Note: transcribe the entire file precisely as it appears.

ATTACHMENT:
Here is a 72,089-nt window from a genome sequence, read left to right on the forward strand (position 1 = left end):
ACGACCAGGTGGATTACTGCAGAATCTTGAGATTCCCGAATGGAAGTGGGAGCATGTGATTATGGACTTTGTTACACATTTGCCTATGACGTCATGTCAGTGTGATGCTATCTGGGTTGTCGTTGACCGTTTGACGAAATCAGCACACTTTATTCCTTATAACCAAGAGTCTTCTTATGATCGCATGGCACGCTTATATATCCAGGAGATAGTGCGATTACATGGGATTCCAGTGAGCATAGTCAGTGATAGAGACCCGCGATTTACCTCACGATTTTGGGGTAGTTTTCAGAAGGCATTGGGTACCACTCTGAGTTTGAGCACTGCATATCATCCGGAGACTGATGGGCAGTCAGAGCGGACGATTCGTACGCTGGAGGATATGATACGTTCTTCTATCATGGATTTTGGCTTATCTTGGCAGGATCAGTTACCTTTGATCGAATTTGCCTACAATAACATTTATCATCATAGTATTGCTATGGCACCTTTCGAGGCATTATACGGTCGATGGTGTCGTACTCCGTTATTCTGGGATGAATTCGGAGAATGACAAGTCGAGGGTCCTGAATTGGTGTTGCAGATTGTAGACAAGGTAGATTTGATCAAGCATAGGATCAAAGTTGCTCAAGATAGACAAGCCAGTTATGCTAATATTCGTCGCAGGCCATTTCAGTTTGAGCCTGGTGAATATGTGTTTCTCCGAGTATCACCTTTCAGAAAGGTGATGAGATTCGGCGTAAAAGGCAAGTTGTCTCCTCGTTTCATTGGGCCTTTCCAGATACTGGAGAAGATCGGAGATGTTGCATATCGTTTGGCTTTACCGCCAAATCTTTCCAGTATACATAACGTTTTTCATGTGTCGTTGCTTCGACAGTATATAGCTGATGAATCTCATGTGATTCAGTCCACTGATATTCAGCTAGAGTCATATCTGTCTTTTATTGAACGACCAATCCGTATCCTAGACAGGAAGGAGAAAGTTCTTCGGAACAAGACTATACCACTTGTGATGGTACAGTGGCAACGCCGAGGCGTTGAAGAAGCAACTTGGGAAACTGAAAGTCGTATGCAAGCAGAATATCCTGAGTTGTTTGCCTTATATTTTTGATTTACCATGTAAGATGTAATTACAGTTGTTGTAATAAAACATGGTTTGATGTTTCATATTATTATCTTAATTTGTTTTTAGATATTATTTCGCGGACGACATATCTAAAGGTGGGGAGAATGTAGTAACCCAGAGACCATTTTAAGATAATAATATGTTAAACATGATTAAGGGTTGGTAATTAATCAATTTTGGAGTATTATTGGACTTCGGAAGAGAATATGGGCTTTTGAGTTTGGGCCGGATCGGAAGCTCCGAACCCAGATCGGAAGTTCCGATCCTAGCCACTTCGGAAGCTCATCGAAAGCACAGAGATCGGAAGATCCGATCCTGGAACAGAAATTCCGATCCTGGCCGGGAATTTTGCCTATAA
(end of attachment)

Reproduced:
Here is a 72,089-nt window from a genome sequence, read left to right on the forward strand (position 1 = left end):
ACGACCAGGTGGATTACTGCAGAATCTTGAGATTCCCGAATGGAAGTGGGAGCATGTGATTATGGACTTTGTTACACATTTGCCTATGACGTCATGTCAGTGTGATGCTATCTGGGTTGTCGTTGACCGTTTGACGAAATCAGCACACTTTATTCCTTATAACCAAGAGTCTTCTTATGATCGCATGGCACGCTTATATATCCAGGAGATAGTGCGATTACATGGGATTCCAGTGAGCATAGTCAGTGATAGAGACCCGCGATTTACCTCACGATTTTGGGGTAGTTTTCAGAAGGCATTGGGTACCACTCTGAGTTTGAGCACTGCATATCATCCGGAGACTGATGGGCAGTCAGAGCGGACGATTCGTACGCTGGAGGATATGATACGTTCTTCTATCATGGATTTTGGCTTATCTTGGCAGGATCAGTTACCTTTGATCGAATTTGCCTACAATAACATTTATCATCATAGTATTGCTATGGCACCTTTCGAGGCATTATACGGTCGATGGTGTCGTACTCCGTTATTCTGGGATGAATTCGGAGAATGACAAGTCGAGGGTCCTGAATTGGTGTTGCAGATTGTAGACAAGGTAGATTTGATCAAGCATAGGATCAAAGTTGCTCAAGATAGACAAGCCAGTTATGCTAATATTCGTCGCAGGCCATTTCAGTTTGAGCCTGGTGAATATGTGTTTCTCCGAGTATCACCTTTCAGAAAGGTGATGAGATTCGGCGTAAAAGGCAAGTTGTCTCCTCGTTTCATTGGGCCTTTCCAGATACTGGAGAAGATCGGAGATGTTGCATATCGTTTGGCTTTACCGCCAAATCTTTCCAGTATACATAACGTTTTTCATGTGTCGTTGCTTCGACAGTATATAGCTGATGAATCTCATGTGATTCAGTCCACTGATATTCAGCTAGAGTCATATCTGTCTTTTATTGAACGACCAATCCGTATCCTAGACAGGAAGGAGAAAGTTCTTCGGAACAAGACTATACCACTTGTGATGGTACAGTGGCAACGCCGAGGCGTTGAAGAAGCAACTTGGGAAACTGAAAGTCGTATGCAAGCAGAATATCCTGAGTTGTTTGCCTTATATTTTTGATTTACCATGTAAGATGTAATTACAGTTGTTGTAATAAAACATGGTTTGATGTTTCATATTATTATCTTAATTTGTTTTTAGATATTATTTCGCGGACGACATATCTAAAGGTGGGGAGAATGTAGTAACCCAGAGACCATTTTAAGATAATAATATGTTAAACATGATTAAGGGTTGGTAATTAATCAATTTTGGAGTATTATTGGACTTCGGAAGAGAATATGGGCTTTTGAGTTTGGGCCGGATCGGAAGCTCCGAACCCAGATCGGAAGTTCCGATCCTAGCCACTTCGGAAGCTCATCGAAAGCACAGAGATCGGAAGATCCGATCCTGGAACAGAAATTCCGATCCTGGCCGGGAATTTTGCCTATAA